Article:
Warwick Medical School is a truly unique place. It's small, with an intimate atmosphere where everybody gets to know everybody else, and you become part of a large family. It's located right in the centre of Coventry – a city that's buzzing with bars, restaurants and shopping. And the campus itself is housed in a stunning Grade II listed building designed by former pupil Giles Gilbert Scott.
Unlike most other medical schools, WMS offers only an A101 medicine course for graduate students (also called Graduate Entry Medicine or GEM). This means that you can only apply to Warwick Medical School if you’ve already obtained a degree from a different subject than medicine (or are in your last year).
Academic Qualification: Since Warwick offers solely a course for graduate applicants (those who have already completed an undergraduate degree), A-level or GCSE grades aren’t used in the selection process. Instead, all graduate applicants are required to have achieved at least upper second class (2:1) honours. All subjects will be accepted. Those who haven’t obtained a 2:1 degree or higher will only be considered if they’ve done a master's or a PhD.
Personal Statement: Warwick doesn’t use the personal statement when selecting students for interviews.
UCAT: UCAT scores form an important element of the selection process at Warwick. Depending on the number and average scores of students who have applied to Warwick in agiven year, Warwick will set a cut-off score for the cohort. However, graduate students with an above-average Verbal Reasoning score will be considered first in the selection process. You can read more about the way Warwick Medical School uses the UCAT here.
Work Experience: Work experience requirements are what differentiates the admissions process at Warwick from other medical schools. According to Warwick’s official website, all students applying to Warwick must have completed at least 70 hours of work experience in at least two different places during the last 4 years (between 16.10.18 and 15.10.22 for 2023 entry). Moreover, “your work experience must include the experience of the healthcare environment, ideally within the NHS, and of direct hands-on care of patients or people with healthcare needs (who are not friends or family members).” Before applying for GEM at Warwick make sure you meet their work experience requirements.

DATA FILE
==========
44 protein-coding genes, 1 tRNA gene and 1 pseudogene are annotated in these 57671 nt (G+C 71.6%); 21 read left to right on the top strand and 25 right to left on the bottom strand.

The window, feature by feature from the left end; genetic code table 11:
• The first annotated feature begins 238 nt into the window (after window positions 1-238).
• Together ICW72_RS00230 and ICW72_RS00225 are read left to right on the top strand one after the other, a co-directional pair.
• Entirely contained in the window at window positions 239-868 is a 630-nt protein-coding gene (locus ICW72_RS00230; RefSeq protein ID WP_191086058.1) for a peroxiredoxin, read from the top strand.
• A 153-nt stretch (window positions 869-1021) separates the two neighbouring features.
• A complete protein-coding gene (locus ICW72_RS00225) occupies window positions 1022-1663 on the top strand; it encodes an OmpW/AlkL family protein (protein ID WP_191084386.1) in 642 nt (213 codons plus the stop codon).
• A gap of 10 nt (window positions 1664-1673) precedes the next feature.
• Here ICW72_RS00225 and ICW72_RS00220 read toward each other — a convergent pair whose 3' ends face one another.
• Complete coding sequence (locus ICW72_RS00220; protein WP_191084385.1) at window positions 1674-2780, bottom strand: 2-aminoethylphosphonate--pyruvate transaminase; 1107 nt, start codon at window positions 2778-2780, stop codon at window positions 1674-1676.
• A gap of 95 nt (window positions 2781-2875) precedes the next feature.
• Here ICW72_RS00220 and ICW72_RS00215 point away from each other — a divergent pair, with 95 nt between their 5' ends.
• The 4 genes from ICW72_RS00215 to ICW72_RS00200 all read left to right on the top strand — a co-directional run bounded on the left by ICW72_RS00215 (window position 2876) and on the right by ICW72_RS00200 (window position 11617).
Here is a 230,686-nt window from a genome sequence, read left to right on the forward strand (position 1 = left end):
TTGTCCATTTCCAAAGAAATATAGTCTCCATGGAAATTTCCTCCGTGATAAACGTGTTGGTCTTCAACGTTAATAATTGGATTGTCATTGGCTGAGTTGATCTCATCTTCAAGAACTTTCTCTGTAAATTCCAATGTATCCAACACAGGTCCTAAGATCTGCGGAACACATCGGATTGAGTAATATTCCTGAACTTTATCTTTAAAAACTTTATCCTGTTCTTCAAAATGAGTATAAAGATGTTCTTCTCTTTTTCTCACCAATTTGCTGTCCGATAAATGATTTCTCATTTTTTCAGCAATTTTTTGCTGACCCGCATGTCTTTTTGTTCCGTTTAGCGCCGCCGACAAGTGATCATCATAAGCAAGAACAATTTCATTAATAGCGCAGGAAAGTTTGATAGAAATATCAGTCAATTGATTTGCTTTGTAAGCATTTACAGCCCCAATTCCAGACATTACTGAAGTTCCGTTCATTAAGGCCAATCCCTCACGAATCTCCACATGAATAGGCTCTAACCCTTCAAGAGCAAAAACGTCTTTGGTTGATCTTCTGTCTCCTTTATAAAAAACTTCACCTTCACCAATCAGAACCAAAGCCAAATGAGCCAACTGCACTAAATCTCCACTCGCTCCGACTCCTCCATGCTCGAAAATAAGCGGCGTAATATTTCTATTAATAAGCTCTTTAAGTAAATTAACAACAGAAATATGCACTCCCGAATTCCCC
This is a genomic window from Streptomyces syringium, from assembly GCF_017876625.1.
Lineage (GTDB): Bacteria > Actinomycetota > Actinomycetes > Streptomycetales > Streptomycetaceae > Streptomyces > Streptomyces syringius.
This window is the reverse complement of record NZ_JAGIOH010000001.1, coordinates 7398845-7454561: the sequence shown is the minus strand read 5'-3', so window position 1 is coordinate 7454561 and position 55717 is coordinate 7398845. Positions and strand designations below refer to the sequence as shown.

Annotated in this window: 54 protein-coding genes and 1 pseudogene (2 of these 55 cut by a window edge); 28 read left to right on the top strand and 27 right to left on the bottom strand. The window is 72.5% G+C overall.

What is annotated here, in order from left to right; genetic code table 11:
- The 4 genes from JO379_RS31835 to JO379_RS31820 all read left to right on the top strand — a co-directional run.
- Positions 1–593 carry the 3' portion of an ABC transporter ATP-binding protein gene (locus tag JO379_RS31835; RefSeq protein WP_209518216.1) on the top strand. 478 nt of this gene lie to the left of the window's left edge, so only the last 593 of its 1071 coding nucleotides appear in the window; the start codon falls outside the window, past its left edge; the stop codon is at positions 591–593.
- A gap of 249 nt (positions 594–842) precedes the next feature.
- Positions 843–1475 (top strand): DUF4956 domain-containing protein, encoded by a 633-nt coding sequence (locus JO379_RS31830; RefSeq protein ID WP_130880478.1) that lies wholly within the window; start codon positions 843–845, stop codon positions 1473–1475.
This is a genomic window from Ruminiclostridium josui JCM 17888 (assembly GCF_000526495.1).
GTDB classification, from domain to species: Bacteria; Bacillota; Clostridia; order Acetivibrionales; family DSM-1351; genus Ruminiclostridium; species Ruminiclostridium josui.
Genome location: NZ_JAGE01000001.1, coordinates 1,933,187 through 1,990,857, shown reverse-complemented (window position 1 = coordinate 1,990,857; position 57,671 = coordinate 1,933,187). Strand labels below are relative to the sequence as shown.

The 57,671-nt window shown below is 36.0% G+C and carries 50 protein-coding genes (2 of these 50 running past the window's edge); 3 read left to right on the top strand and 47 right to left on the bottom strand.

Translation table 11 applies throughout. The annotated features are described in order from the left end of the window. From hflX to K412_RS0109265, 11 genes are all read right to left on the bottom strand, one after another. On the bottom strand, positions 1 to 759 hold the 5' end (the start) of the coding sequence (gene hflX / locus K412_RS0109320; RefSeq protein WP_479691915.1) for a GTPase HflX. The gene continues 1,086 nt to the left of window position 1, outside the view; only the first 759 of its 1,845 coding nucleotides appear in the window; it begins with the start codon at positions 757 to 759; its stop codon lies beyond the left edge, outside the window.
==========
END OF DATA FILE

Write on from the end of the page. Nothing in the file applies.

🇬🇧 Home Graduate Students: For 2021 entry, Warwick’s UCAT cut-off for students applying from the UK was 2600.
🌍 International Graduate Students: For 2020 entry, 2620 was set as the UCAT cut off for international students.
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All students who pass the first part of the selection process at Warwick (academic screening) will get invited to a medicine interview in early December 2022.
🇬🇧 Home Graduate Students: For 2022 entry, out of 1920 students who applied, 465 have been invited to a medicine interview at Warwick (24%).
🌍 International Graduate Students: For 2022 entry, out of 101 international students who applied, 12 were interviewed for GEM at Warwick (12%).
NHS & Hot Topics:
🚀 TOP Tip: Have a hard time answering any of the above questions? You’ll find insider tactics to tackle all of the above questions and formulate convincing and structured answers at Medfully - "The Best Long-term Medicine Interview Prep Resource".
Please note that these aren’t questions that have been asked at Warwick Medical School in past years. Publishing such information would be against Warwick’s policy. The above questions are adjusted for the interview style at Warwick Medical School and are meant to give you a broad sense of the questions you may face.
All students who pass the first section of Warwick’s selection process (academic screening + work experience) will be invited to a medicine interview in early December 2022. Warwick usually offers the possibility to book the most convenient date across December and January of the application cycle.
🚀 TOP Tip: Reserve your seat as soon as you get the interview invite! Booking interview dates at Warwick works on a first come, first serve basis, so don’t postpone decisions to ensure the date most convenient for you is available.